Things that most of us don’t know:  the 1986 Act removed liability for defective vaccines from pharmaceutical companies and set up this special court where Department of Justice lawyers defend the government against any claims for harm to children caused by vaccines.  To date, the Vaccine Court (meaning all of us taxpayers & consumers, somehow or other) has paid out more than $4 Billion in claims to children injured by vaccines (p. 114).  From this reader’s perspective, resources that should have been invested in broad scientific research to make vaccines safer for everyone have instead presumably helped many a lawyer to afford an attractive second home in Vail with a color-coordinated Maserati.

The impression Dr. Mikovits’ book left with this reader is that science is still paddling in the shallow waters at the edge of the very deep ocean of biology.  Current vaccines can do a lot to protect us from diseases, but there is still much we do not understand and consequently some unfortunate individuals will suffer unintended ill effects.   The only people who benefit from the current system of seeking individual redress through the courts are greedy lawyers.  And the progress of scientific understanding suffers in a world in which political fashions and bureaucratic infighting constrain directions of research.

President Eisenhower’s warning about politicized research was appropriate.  But devising a less-politicized funding system for expensive research is a challenge – one which we humans have so far ducked.


4 thoughts on “Plague of Corruption”

  1. I have many thoughts about this topic that I can’t put down at the moment. For now, I want to compliment you on this excellent review of the book, and of the topic in general. I’ve watched one or two videos by Dr. Mikovits and she seems to be onto something.


    Wuhan virus precipitates whole-body soft tissue failures without any evident selectivity patient to patient.   What else does that?  Scurvy.  Try a gram or two of IV ascorbate/day first thing and for a few days.   Harmless, inexpensive, in vast supply,  and FDA pre-approved!  That’ll take the Federal fundings out of their pockets.
    … The sour joke is that after they finish slashing open the Golden Goose of Capitalism, there will be no golden eggs inside.
    … 15,000 Zulu warriors versus 464 Voortrekkers, Sunday 16 December 1838
    … 3000+ dead Zulu, three lightly wounded Voortrekkers.

    They can’t even run their own lives, I’ll be damned if they’ll ruin mine.  Support evolution – shoot back.


  3. Gavin Longmuir:
    In his 1961 Farewell Address, President Eisenhower famously warned about the “Military-Industrial Complex”.   Less well remembered is that in the very next section of that speech, Eisenhower warned about the dangers of the politicization of science, as research became increasingly expensive and dependent mainly on government funding.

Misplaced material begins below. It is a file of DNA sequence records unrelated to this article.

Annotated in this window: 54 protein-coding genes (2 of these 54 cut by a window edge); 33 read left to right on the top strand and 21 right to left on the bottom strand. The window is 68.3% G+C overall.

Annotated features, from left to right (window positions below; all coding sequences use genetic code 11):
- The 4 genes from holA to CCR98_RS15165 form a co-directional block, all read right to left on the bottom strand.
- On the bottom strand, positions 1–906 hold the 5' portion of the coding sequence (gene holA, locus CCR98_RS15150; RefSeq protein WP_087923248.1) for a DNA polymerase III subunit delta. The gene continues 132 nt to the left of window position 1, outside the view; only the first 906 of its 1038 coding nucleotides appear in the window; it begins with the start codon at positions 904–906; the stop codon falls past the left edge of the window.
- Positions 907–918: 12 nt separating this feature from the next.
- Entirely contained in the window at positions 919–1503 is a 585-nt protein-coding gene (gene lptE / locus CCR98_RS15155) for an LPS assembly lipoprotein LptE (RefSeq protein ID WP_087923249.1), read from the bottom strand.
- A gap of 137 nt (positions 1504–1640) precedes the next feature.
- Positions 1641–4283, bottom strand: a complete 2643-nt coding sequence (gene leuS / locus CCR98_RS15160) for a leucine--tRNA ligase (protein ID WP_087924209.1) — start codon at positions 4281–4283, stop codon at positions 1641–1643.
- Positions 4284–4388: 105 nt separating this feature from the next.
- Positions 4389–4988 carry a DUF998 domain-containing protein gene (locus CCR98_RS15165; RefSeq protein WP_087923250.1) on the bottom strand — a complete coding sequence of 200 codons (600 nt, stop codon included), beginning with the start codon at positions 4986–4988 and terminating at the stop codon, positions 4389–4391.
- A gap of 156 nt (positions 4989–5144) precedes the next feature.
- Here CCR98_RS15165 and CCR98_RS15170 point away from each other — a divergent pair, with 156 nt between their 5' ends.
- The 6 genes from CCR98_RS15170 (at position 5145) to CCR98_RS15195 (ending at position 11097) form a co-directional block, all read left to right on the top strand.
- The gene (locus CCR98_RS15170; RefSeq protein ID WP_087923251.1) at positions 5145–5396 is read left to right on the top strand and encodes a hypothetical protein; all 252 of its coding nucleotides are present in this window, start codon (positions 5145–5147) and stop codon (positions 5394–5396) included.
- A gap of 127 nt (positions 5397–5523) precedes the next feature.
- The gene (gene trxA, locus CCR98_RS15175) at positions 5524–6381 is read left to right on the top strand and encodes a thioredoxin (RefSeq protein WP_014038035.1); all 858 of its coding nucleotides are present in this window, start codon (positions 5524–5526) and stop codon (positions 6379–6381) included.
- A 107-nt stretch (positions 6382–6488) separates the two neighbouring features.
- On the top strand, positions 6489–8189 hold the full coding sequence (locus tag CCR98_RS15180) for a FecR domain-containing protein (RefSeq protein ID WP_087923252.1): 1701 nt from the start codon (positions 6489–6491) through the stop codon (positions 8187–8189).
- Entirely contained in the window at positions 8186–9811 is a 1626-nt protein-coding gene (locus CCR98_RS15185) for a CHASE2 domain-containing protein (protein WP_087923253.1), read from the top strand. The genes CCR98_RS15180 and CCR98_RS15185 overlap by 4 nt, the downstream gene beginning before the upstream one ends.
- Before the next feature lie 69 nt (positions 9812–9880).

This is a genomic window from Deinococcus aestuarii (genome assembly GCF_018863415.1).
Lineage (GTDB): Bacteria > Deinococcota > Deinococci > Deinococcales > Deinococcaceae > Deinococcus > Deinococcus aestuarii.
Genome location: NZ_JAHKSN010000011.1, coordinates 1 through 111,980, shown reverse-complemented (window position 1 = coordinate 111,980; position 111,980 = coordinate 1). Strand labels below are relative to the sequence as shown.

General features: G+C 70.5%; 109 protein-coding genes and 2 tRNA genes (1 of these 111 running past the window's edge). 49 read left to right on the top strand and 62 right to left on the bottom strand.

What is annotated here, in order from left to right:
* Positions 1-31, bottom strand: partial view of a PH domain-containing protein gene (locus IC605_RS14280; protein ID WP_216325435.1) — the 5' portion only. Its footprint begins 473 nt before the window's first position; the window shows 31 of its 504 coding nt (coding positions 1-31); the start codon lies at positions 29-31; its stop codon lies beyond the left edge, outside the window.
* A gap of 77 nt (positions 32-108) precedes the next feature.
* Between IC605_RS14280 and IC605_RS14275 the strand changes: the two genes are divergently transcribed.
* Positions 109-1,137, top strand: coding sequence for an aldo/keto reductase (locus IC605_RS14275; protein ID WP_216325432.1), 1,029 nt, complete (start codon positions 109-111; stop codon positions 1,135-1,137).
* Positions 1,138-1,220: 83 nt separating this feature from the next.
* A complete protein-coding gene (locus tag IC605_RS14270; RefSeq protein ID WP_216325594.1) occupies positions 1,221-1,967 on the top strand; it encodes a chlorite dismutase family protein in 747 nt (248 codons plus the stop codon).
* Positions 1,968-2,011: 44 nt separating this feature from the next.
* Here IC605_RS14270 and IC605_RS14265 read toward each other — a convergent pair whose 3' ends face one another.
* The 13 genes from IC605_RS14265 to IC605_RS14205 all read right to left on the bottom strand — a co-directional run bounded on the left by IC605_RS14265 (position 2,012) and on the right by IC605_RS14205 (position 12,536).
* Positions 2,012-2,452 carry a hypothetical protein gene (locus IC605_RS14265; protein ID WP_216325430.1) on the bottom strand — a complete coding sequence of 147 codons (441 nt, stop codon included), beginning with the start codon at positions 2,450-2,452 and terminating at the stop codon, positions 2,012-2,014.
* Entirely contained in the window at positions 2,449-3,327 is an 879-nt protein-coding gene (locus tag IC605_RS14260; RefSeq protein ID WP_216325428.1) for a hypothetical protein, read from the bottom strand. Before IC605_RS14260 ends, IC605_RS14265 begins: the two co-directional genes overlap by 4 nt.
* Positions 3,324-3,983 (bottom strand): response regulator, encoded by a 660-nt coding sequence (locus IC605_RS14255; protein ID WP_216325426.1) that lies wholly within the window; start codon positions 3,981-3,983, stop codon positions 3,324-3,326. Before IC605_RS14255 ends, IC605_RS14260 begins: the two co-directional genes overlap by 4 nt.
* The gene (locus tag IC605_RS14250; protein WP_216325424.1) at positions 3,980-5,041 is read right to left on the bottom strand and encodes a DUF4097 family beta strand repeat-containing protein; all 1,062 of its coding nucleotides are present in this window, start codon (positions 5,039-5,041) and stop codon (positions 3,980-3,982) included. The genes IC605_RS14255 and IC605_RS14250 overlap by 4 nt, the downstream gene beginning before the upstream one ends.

I re-read the speech. From his position in the war, as well as his largely absentee stint at Columbia, Ike got a close look at the scientific-academic-industrial complex. In his letter of resignation from the American Physical Society (APS) in 2010, Hal Lewis recalls Ike’s speech:

    When I first joined the American Physical Society sixty-seven years ago it was much smaller, much gentler, and as yet uncorrupted by the money flood (a threat against which Dwight Eisenhower warned a half-century ago).

    How different it is now. The giants no longer walk the earth, and the money flood has become the raison d’être of much physics research, the vital sustenance of much more, and it provides the support for untold numbers of professional jobs.

    Lewis quit because of the “global warming scam” (his words) but there are plenty of other examples of corruption in the scientific enterprise. A more recent one is the APS’s emphasis on Diversity, Inclusion, and Equity (DIE). (They’ve since changed it to Inclusion, Diversity, and Equity for obvious reasons.) That was last year, well before the  more recent explosion of riots and associated virtue signaling.

    The APS was once “dedicated to the advancement and diffusion of the knowledge of physics.” That purpose has long since been supplanted by other, more pressing ones. Whither science? Let’s hope it’s not going to be necessary to destroy science to save it.

  4. Gavin Longmuir:
    Dr. Mikovits has been lumped in with “anti-vaxxers”, who are apparently as far beyond the Politically Correct scientific pale as those dreadful “Climate Change Deniers”.

    I can see how that might happen; there is an air of kooker in her videos. That doesn’t mean she’s wrong. However, she might be less than objective. I’m all for vaccines as long as they have been testing to the extent that there is a clear risk-benefit advantage. This does not seem to have been the case with the swine flu vaccine, where the risks outweighed the benefits.

    The same may well apply to a WuFlu vaccine since the chances of death for most people are minute. Subjecting an entire population to such a vaccine requires an extraordinary level of validation, one that seems unlikely to be met before the vaccine is widely deployed. In the rush to get something out there, they’ll be cutting corners. That would be fully justified for a disease with a high mortality but this ain’t one of those. Given the performance of the political class and their public health operatives in the current crisis, I fully expect any problems to be downplayed or suppressed entirely. We will only find out about the damage much later, if ever.

    As an aside, a colleague was struck with Guillain-Barre syndrome about 15 years ago. He almost died and it messed him up for the rest of his life. Something like that will really put you right off poorly tested vaccines.